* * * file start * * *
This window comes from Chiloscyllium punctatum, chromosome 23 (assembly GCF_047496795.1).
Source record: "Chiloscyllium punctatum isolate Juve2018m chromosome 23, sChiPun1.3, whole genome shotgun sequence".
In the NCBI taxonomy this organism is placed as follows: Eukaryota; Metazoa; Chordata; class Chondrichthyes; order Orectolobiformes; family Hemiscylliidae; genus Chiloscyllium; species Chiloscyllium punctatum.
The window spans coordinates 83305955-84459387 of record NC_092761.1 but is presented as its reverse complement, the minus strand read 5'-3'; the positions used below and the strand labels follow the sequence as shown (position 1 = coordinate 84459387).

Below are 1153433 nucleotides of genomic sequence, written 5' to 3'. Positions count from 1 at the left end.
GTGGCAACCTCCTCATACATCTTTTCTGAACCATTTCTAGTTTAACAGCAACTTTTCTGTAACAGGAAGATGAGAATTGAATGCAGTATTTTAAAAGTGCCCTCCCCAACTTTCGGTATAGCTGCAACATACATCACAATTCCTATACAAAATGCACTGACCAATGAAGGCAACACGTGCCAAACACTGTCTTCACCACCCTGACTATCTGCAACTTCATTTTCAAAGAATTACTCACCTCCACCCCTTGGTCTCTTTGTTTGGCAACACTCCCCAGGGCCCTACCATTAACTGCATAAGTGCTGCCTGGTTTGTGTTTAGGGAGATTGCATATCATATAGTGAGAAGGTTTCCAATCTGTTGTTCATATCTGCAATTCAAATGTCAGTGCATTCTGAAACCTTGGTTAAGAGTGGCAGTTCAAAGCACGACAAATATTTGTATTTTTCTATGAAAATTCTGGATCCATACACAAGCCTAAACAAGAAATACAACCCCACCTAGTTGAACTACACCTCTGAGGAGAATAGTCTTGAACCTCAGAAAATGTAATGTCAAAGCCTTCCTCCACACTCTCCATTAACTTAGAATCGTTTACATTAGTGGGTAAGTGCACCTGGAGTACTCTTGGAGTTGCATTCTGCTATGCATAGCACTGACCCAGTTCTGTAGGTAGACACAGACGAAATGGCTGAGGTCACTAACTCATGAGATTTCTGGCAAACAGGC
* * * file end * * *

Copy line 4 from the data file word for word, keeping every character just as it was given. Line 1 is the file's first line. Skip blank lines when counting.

The window spans coordinates 83305955-84459387 of record NC_092761.1 but is presented as its reverse complement, the minus strand read 5'-3'; the positions used below and the strand labels follow the sequence as shown (position 1 = coordinate 84459387).